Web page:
Stéphanie Brillant's new documentary film, "Children's Brains, Infinite Potential" is a dive into neuroscience and explains how our experiences in childhood shape our brains. The film gives the essential keys to help develop it properly. From emotion to learning, the film presents everything you need to know, as a parent or educator, to support children in realizing their full potential and to help them develop. After "The Intelligence of the Trees", "Children's Brains, Infinite Potential"The film, edited by Jupiter Films, will be released on May 23rd in cinemas.
Stéphanie Brillant began her career as a radio journalist. Very quickly, she joined television and made her debut as a columnist and then as a reporter on the Air de France 5 programme C. She continues her field missions and produces reports for Canal + and France Télévisions. Later on, as a host on MTV and Téva, Stéphanie returned to the News and presented the news on TV5 Monde, I-télé and France 24. She then produced reports and documentaries, notably for M6 and France 24. Then in 2014 she created L'incubateur June, the first docu-reality series dedicated to women's entrepreneurship, for the channel JUNE (which became ELLE Girl in 2016). Stéphanie now wants to move the lines but from the inside, and to devote herself only to projects that have a positive impact on the world.
A mother of two children who are very knowledgeable about how their brains work, Stéphanie is moving to Los Angeles in 2015. She launches Innertainmentforkids.com, a media library for enlightened parents and children. The site offers stories, articles, games and short films that aim to open children to their potential, and to give parents the tools to support them as best they can.
What were your inspirations/intentions in making this film?
Stéphanie Brillant : Human potential is a subject that has fascinated me for many years. It is neuroscience that then captivated me and completely opened my perception. Many writings by Dan Siegel and Tyna Payne Bryson have also inspired me, such as The WholeBrain Child, and The Neurobiology of "We". Many of our contemporaries are totally disconnected from their inner selves, and survive more than they live. I don't believe in dogmatic education, so the idea of this film was to understand, biologically, the evolution of a child's brain and thus to be able to identify the experiences that are favourable to his or her optimal development. All children have immense potential, and as adults we are partly responsible for realizing this potential. My ambition is therefore to awaken consciousness and encourage personal reflection.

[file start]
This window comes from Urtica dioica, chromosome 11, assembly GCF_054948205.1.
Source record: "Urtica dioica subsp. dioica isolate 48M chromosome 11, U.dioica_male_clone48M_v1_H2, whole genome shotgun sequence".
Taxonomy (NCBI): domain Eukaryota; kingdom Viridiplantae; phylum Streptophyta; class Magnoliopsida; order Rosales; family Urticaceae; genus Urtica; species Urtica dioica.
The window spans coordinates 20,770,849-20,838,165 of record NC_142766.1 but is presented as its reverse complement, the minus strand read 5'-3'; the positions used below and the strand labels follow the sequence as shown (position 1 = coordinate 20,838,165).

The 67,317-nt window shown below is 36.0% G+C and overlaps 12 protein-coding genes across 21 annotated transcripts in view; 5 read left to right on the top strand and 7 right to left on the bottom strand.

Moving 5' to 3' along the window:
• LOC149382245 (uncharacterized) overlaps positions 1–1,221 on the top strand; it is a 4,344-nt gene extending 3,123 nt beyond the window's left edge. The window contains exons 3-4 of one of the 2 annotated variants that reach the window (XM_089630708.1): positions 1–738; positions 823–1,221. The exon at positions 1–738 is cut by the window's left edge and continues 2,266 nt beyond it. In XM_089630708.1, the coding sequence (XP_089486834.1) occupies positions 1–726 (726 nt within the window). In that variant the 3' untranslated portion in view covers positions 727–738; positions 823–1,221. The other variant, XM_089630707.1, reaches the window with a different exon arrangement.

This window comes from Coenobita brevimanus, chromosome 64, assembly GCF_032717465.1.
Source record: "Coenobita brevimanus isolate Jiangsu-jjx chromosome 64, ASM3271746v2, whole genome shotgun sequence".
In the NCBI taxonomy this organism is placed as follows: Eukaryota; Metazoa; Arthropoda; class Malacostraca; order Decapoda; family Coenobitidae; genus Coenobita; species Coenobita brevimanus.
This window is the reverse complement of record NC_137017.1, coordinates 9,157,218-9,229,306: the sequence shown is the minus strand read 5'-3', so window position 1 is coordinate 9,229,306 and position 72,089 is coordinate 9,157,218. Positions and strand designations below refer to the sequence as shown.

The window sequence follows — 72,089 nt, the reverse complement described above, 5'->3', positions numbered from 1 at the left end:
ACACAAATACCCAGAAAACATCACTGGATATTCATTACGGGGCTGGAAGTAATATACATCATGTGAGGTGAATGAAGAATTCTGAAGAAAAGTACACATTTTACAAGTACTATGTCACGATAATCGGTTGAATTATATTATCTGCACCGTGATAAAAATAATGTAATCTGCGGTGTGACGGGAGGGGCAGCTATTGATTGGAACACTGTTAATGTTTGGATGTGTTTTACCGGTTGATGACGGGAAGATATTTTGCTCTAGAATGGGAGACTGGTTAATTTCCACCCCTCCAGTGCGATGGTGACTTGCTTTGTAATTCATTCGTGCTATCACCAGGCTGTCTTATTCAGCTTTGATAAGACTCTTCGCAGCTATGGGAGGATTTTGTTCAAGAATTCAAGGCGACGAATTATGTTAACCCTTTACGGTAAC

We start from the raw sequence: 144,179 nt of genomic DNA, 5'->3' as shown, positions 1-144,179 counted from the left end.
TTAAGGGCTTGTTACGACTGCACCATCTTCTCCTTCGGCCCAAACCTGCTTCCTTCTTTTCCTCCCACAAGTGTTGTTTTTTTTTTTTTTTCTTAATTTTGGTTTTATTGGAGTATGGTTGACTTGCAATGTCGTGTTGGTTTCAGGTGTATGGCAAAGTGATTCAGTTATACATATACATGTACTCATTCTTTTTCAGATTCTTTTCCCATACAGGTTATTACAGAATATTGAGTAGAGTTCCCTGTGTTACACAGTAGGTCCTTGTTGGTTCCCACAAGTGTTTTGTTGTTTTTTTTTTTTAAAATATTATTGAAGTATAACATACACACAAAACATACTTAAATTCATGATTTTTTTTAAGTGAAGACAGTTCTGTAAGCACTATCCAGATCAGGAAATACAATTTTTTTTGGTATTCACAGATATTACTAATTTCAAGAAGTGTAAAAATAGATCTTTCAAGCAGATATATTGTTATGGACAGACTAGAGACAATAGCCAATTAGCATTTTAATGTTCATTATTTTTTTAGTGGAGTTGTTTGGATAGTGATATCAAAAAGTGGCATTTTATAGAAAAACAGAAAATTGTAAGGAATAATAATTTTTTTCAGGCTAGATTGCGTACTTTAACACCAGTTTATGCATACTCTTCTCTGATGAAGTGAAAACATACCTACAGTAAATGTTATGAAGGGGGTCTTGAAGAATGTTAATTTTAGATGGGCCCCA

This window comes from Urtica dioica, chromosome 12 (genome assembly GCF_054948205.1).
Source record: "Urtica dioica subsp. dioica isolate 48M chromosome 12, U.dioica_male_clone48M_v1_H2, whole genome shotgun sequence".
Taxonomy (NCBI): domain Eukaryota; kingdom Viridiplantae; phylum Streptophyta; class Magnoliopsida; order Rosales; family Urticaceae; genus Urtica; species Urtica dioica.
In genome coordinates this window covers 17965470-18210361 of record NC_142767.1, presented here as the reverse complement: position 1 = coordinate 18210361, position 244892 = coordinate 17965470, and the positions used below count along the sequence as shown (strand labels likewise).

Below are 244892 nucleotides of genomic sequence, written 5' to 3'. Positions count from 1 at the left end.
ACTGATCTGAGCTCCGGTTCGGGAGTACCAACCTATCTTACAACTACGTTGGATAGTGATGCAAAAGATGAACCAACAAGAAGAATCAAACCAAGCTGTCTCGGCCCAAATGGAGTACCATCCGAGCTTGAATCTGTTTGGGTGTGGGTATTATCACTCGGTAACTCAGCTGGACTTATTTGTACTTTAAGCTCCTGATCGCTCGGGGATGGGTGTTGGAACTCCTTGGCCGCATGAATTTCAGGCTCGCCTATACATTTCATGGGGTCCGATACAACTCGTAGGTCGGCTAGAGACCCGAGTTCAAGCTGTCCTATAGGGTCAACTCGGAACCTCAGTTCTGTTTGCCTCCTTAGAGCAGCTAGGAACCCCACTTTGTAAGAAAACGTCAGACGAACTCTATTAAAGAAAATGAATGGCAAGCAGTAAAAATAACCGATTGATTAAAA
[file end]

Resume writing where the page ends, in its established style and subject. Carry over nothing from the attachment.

Why did you choose to appear on the screen?
SB : Living in the United States has made me evolve. I thought a lot about it and it seemed like the best way to edit the film. Over there it's a narrative mode in its own right, the authors talk about their experiences in order to share and see what they got out of it. It was an inner dialogue, the path of my thinking, and I wanted to open up more. Moreover, if you look at it from a neurobiological point of view, it makes sense, because it is a way of creating a link, and therefore of better sharing one's message.
From research to shooting, how long did it take you to make the film?
SB It took me 18 months to make the film, but I had already integrated a lot of concepts over the years, so I didn't start from scratch.
What advice would you give to future parents?
SB :"We can only give what we have" said Michelle Kinder, the director of the Momentous Institute. It is important to understand that we reason with our children, therefore the state we are in is critical and it is primarily about us that we need to work to be seen as valuable educators. We have to be aware of this, because it has changed my life and my behaviour towards my children. I no longer congratulate them on their results, but on their progress; this has had a real impact on their appetite for challenge and their ability to recover from failure.
How were the speakers chosen?
SB By contacting many experts, but also by letting myself be guided by my instincts and of course, opportunities. I also chose not to focus on neuroscientists, although they all have excellent knowledge in terms of neuroscience. This is a 5-star cast, few are known in France, but in the United States their work is widely recognized.
Why did you make the film in the United States?
SB : Sometimes you have to get out of your comfort zone, go out and try new challenges. It was time for me. Working in English also gives me a lot of freedom and I am enthusiastic about giving my work an international dimension. In addition, the United States is quite advanced on issues related to neuroscience, fulfilling potential, improving performance, and there are a lot of research labs. Everything is at hand. I might not have been as sensitive to this subject either, if I had not lived abroad and discovered the foundations of American culture. Having children educated in a foreign country allows you to truly grasp what is taught to a nation's young people, and therefore what shapes the minds of its citizens. All in all, it made me realize how much the environment is foundational.